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Hepatitis C: All You Need To Know About The Deadliest Form of Hepatitis!

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By Apollo 24|7, Published on- 21 December 2022

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Hepatitis is a highly prevalent health issue affecting hundreds of thousands of people around the globe. As per the World Health Organization (WHO), around 325 million people are currently living with hepatitis B and/or C globally. While there are five distinct kinds of viral hepatitis, they all target the same organ - the liver. Notably, the liver is responsible for carrying out several vital bodily functions like storing energy, fighting infections, and cleansing blood. Hepatitis hampers your liver’s ability to perform these functions.

Primarily, hepatitis viruses fall into five categories - A, B, C, D, and E. Out of all these, hepatitis C tends to be the deadliest. WHO states that nearly 58 million people worldwide suffer from chronic hepatitis C with an estimated 1.5 million new infections occurring annually. Generating awareness about hepatitis C and its prevention has become crucial at this stage.

What is Hepatitis C?

Hepatitis C refers to the inflammation of the liver due to the hepatitis C virus (HCV). This virus can cause lifelong serious illnesses like cancer and cirrhosis (scarring of the liver). It can be both chronic and acute.

  • Acute hepatitis C is a short-term infection with symptoms lasting up to 6 months.
  • Chronic hepatitis C is a long-term infection, which can last for the entire life and lead to serious health issues if left untreated.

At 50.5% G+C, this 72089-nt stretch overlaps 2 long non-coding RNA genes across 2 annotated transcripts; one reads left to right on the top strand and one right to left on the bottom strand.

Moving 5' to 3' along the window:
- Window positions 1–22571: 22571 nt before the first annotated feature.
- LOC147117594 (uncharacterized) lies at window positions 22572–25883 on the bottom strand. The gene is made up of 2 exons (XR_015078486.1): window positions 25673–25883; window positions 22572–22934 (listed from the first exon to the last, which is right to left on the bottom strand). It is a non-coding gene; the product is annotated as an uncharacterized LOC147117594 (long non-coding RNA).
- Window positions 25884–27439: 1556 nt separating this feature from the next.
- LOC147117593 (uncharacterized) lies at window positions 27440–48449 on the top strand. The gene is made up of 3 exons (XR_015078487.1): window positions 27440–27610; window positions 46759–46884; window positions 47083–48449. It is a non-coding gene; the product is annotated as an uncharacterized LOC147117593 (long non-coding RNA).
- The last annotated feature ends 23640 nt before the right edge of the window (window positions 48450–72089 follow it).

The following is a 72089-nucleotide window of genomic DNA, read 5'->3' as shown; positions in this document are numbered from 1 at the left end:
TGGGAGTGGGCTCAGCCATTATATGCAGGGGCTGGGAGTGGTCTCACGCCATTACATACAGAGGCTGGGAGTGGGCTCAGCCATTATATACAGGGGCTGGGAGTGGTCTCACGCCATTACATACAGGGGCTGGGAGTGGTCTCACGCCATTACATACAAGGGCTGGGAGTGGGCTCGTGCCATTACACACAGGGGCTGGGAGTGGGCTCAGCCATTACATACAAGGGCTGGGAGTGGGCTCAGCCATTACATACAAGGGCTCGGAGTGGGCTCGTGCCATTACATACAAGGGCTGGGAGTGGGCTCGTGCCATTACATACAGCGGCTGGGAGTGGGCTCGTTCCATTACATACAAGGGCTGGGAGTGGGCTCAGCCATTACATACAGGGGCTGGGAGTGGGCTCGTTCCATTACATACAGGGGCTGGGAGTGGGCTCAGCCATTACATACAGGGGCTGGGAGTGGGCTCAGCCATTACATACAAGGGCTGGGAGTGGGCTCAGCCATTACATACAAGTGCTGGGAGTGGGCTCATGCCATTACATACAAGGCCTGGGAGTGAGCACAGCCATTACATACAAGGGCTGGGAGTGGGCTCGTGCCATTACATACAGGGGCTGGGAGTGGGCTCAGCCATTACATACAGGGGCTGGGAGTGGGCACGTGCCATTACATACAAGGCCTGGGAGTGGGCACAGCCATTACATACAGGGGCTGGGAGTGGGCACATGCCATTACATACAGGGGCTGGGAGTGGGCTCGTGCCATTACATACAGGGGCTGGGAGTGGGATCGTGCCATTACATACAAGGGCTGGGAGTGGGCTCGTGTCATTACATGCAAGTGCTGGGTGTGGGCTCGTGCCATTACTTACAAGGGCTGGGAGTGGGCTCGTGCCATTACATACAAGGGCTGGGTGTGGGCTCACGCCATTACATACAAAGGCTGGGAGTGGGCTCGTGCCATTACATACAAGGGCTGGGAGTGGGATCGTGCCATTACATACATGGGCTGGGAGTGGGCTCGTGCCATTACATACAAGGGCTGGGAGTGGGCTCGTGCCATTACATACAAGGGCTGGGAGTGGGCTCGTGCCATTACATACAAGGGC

What are the Symptoms of Hepatitis C?

The majority of those suffering from hepatitis C don’t show any symptoms. However, some experience symptoms within 1 to 3 months of exposure to the virus. The symptoms may be:

  • Fatigue
  • Dark yellow urine
  • Fever
  • Joint pain
  • Clay- or grey-coloured stool
  • Loss of appetite
  • Pain in the abdomen
  • Vomiting or/and nausea
  • Jaundice

Those suffering from chronic hepatitis C often don't have any symptoms until complications arise, which can happen years after exposure to HCV. Consequently, screening for this illness is essential despite having no symptoms. 

How is Hepatitis C Transmitted?

HCV is a blood-borne virus commonly transmitted through:

  • The transfusion of unscreened blood or blood products
  • The inadequate sterilisation or reuse of medical equipment like needles and syringes
  • Injection of drugs through sharing equipment

HCV can be transmitted via sexual practices causing exposure to blood or from an infected mother to a baby during delivery. It does not spread through food, water, breast milk, or casual contact like kissing, hugging, and sharing drinks and food with someone infected. 

Can Hepatitis C be Prevented?

There is no particular vaccine for preventing hepatitis C. However, one can reduce the risk of getting infected by: 

  • Safe disposal and handling of waste and sharps
  • Ensuring appropriate and safe use of injections
  • Making sure donated blood is tested for HCV, HBV, syphilis, and HIV
  • Practising safe sex by using protective barriers like condoms
  • Being cautious about body piercing and tattooing

Increasing awareness and understanding of how hepatitis C works is the only way of reducing its prevalence worldwide. It’s highly advisable to take all the appropriate prevention measures and keep an eye out for any concerning symptoms. Don’t hesitate to consult with a doctor right away if you detect any unusual symptoms. For expert advice, 

Consult An Apollo Liver Specialist

 

Medically reviewed by Dr Sonia Bhatt.

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